Having said this, I would like to emphasize again that Africa’s Urban Agenda offers a unique opportunity to better address the needs of the population, foster sustainable economic growth, and bypass some of the challenges of the so-called “international model” of urbanization that has a lot of difficulty to adapt to the conditions of sustainability.

Again, I am happy to note that discussions during the last two days have recognized the need for Africa to respond to the significant change of scale of urbanization in the continent, the need to take advantage of the generative and transformative potential of urbanization, and to ensure adequate attention to the unfinished business of the Millennium Development Goals, including the target on slums.

Your Excellency, Mr. Chairman, Honourable Ministers, this session of AMCHUD is taking place amidst a number of global processes, including the Post-2015 process, the closely followed global negotiations on Climate Change, the preparations for Habitat III and the Seventh Session of the World Urban Forum that will be held just a few weeks from now.

The preparatory process for Habitat III is just beginning. Negotiations on the outcome document of the Conference will most likely start during the Second Meeting of the Preparatory Committee, to be held in April 2015 in Nairobi. Habitat III will be the first UN conference devoted to the implementation of the Post-2015 Development Agenda or Sustainable Development Goals. I believe both the Post-2015 Development Agenda and Habitat III preparatory processes, as well as the contribution of WUF 7, were discussed by our experts and senior officials during the last two days.

It is clear that the role of cities and human settlements in sustainable development is gaining increasing recognition among members of the Open Working Group on Sustainable Development Goals and other stakeholders. There is a possibility that this may result in a stand-alone goal on cities and human settlements. It is my hope that Africa will lend its support to such a goal and related targets and fully contribute to their elaboration.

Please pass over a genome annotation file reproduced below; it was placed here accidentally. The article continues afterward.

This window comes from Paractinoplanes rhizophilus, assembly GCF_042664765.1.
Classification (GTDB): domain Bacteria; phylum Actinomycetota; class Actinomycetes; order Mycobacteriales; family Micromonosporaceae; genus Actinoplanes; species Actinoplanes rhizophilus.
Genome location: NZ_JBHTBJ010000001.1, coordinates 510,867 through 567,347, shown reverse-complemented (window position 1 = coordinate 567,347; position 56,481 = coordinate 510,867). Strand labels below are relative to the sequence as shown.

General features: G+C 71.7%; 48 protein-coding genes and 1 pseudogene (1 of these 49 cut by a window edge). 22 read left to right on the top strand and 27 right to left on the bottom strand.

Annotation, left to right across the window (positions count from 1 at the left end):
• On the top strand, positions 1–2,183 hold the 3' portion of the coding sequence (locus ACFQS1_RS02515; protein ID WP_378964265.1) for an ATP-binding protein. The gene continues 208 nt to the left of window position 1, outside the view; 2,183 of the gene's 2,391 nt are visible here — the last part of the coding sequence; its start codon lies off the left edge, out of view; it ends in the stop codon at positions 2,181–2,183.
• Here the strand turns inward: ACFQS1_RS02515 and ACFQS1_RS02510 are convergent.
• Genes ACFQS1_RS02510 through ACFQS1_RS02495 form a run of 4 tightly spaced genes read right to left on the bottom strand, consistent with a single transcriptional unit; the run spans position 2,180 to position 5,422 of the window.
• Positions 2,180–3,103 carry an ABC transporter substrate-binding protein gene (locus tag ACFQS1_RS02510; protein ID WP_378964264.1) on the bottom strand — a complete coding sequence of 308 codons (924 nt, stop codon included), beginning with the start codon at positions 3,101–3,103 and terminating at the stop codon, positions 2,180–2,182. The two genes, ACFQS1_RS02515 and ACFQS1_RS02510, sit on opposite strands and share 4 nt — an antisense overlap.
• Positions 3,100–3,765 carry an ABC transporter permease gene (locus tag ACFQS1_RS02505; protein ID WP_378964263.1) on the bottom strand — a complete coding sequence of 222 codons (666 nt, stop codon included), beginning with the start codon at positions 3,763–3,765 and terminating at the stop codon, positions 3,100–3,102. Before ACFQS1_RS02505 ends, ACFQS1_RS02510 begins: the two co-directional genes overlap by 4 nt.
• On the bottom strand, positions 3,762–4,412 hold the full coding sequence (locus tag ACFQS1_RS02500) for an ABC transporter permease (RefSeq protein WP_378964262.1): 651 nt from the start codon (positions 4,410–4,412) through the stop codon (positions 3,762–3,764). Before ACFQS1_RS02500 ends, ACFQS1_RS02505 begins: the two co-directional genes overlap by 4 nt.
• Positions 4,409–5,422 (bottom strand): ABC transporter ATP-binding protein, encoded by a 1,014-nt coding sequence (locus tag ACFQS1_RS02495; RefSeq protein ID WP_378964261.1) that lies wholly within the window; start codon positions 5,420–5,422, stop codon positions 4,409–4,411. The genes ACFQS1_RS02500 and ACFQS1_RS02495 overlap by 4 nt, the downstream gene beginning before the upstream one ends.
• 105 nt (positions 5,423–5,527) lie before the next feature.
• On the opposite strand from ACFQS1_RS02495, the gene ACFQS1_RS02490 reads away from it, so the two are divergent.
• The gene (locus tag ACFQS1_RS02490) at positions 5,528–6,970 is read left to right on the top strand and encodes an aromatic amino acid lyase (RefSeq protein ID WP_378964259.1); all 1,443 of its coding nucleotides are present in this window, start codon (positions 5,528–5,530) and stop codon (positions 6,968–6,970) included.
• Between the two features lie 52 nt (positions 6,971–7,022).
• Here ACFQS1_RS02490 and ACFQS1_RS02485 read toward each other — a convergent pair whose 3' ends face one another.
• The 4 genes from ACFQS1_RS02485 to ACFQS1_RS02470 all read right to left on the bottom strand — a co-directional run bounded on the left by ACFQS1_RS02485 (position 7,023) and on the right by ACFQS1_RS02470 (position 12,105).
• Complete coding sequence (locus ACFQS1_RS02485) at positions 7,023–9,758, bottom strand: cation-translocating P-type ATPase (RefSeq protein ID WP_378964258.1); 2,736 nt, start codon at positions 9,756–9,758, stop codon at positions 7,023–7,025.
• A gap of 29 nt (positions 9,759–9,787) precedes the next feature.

The discussions over the last two days and the decisions to be made at the end of this session of AMCHUD are crucial to the Post-2015 Development Agenda, the Climate Change process and Habitat III. As I have said earlier, UN-Habitat stands ready to provide technical support to your Governments, individually and collectively, as you proceed with your contributions to the Post-2015 process, the Climate Change meetings in Lima this year and in Paris in 2015, as well as towards Habitat III.

Your Excellency, Mr. Chairman, Honourable Ministers, finally, I would like to conclude my statement by appreciating the contribution to AMCHUD of two senior UN-Habitat staff members. As you may be aware, Mr. Mohamed Halfani and Mr. Joseph Guiebo have been UN-Habitat’s substantive officers and focal points for AMCHUD Conferences, from the very first conference to the present one. They are both retiring in the next two months. I would like to express my appreciation and gratitude for their hard work in support of AMCHUD and to wish them well in their retirement.

Thank you for your attention.